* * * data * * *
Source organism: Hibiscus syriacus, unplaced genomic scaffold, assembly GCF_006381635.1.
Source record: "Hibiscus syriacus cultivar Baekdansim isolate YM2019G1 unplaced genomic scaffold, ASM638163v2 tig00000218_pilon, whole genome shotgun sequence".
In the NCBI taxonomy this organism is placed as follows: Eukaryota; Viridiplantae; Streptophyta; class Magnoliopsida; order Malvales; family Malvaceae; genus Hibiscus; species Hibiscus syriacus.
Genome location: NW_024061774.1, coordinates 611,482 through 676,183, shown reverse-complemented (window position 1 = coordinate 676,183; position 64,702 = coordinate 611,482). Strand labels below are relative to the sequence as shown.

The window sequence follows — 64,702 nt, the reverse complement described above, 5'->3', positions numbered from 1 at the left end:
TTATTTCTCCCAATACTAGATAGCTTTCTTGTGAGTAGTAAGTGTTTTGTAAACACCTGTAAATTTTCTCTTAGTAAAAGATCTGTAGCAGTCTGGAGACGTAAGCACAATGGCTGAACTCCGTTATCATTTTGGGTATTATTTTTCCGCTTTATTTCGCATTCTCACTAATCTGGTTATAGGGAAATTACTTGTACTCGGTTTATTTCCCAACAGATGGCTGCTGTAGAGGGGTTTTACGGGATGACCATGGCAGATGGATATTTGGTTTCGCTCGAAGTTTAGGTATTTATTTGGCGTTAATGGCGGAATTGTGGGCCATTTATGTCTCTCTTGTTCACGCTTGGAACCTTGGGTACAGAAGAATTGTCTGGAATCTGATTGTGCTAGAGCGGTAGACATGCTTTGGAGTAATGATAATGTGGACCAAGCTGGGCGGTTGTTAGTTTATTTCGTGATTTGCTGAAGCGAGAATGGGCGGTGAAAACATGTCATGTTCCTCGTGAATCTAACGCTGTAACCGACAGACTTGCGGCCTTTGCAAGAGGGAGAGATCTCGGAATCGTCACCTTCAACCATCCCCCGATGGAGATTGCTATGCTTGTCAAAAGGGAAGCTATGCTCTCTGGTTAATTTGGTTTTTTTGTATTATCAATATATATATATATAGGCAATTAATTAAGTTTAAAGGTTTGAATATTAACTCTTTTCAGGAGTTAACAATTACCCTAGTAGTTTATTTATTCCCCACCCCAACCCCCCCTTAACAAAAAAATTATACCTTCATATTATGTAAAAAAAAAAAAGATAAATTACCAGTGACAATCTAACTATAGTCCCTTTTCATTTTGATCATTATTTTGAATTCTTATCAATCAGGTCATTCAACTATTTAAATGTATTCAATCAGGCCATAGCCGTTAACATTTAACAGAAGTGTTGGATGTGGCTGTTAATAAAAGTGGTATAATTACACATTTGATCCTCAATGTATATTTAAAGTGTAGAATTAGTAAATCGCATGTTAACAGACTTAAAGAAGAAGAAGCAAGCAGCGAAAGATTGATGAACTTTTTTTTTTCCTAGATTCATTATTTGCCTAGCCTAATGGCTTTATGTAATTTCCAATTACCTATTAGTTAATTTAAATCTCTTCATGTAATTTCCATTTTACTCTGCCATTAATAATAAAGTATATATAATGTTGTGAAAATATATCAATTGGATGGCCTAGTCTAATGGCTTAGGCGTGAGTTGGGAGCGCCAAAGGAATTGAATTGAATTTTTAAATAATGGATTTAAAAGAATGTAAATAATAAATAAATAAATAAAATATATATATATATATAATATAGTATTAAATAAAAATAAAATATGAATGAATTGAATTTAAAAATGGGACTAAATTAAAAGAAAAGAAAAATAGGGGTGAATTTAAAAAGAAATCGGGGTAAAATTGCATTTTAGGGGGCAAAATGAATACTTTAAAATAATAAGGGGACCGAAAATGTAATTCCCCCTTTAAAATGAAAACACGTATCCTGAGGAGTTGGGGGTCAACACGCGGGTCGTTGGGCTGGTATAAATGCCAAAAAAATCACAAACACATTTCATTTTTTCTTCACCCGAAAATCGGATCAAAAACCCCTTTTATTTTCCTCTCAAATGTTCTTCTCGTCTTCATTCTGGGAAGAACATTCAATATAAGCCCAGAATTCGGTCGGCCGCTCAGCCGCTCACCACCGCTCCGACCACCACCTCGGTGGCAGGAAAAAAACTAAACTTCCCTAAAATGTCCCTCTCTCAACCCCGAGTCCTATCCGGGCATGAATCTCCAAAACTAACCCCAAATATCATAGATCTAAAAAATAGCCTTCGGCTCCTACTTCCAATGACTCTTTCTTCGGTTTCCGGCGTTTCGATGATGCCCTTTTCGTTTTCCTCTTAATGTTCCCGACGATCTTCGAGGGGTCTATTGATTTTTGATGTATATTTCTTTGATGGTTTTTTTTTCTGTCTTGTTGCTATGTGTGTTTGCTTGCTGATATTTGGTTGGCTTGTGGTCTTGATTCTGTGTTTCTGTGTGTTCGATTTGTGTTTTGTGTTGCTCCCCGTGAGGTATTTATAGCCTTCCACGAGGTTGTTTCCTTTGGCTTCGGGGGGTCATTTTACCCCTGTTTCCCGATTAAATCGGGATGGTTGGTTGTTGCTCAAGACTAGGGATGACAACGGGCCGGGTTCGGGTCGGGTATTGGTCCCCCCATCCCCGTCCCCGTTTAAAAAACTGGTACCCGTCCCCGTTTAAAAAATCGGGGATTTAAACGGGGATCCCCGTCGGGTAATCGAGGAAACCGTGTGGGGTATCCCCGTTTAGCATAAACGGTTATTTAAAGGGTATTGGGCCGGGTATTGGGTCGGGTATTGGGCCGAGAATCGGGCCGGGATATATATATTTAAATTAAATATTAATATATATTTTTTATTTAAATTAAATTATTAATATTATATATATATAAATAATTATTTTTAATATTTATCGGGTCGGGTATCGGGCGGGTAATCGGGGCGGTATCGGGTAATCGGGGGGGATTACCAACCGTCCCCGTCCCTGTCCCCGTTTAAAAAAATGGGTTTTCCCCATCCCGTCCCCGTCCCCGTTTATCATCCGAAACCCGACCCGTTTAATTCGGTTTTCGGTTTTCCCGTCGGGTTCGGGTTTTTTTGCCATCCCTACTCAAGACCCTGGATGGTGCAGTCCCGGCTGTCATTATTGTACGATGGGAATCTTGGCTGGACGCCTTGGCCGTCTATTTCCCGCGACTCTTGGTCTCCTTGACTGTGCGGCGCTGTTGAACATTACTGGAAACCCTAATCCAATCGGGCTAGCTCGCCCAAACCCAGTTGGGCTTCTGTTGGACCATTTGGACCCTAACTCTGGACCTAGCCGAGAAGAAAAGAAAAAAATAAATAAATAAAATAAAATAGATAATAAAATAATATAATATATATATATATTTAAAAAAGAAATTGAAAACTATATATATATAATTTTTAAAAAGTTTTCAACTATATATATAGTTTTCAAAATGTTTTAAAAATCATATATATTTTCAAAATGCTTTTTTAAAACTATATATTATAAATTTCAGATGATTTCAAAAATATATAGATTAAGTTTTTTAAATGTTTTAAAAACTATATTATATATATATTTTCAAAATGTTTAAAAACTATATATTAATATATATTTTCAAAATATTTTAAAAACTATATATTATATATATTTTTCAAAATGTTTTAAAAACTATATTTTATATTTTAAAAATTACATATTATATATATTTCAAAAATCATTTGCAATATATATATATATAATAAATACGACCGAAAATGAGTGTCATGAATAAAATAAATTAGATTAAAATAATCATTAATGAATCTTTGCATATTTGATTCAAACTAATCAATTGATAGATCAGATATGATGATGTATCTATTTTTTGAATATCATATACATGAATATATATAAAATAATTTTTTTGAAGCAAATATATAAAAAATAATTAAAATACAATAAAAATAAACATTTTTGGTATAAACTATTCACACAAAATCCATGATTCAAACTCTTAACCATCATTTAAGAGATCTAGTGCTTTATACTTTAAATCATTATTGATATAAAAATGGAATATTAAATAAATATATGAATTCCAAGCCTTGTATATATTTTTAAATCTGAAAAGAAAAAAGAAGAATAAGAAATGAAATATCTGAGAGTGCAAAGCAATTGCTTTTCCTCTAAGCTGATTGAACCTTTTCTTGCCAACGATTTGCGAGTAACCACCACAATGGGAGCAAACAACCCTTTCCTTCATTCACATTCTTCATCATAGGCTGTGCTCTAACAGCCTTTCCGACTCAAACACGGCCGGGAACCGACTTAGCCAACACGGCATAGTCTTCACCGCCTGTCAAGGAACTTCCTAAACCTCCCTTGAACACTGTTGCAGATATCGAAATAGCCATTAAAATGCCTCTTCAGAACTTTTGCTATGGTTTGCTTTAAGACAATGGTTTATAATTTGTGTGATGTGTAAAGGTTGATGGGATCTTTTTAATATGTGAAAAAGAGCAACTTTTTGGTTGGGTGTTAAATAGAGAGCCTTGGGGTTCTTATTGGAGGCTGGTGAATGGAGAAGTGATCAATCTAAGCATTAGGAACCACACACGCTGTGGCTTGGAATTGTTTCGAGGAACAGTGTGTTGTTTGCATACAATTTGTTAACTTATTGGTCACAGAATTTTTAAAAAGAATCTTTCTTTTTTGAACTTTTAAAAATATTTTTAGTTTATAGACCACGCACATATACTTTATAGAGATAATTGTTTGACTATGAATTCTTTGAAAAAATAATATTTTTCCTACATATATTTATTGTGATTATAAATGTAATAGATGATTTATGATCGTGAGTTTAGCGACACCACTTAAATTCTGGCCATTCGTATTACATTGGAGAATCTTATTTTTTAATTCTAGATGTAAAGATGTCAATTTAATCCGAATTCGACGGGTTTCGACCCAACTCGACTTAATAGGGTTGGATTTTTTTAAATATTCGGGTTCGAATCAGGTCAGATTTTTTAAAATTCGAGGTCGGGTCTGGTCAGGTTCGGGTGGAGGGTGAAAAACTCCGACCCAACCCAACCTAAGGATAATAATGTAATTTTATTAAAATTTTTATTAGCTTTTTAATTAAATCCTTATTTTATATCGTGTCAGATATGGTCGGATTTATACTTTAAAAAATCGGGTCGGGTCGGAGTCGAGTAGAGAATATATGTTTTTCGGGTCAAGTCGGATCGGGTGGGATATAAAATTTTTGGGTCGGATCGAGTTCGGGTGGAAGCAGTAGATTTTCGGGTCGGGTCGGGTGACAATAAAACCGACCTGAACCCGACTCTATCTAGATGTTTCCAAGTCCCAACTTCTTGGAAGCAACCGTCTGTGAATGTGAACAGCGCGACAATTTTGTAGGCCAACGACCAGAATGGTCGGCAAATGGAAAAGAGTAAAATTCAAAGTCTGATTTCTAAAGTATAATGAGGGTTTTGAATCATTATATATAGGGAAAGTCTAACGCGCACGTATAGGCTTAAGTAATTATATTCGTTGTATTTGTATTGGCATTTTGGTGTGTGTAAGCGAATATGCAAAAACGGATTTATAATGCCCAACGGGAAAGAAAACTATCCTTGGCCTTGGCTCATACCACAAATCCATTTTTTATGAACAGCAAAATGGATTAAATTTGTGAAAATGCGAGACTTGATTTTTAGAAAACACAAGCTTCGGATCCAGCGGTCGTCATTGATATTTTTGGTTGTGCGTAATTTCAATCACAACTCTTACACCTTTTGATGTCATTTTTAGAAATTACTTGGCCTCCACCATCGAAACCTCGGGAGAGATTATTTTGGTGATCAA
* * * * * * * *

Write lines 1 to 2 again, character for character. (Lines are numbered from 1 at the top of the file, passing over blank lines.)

Source organism: Hibiscus syriacus, unplaced genomic scaffold, assembly GCF_006381635.1.
Source record: "Hibiscus syriacus cultivar Baekdansim isolate YM2019G1 unplaced genomic scaffold, ASM638163v2 tig00000218_pilon, whole genome shotgun sequence".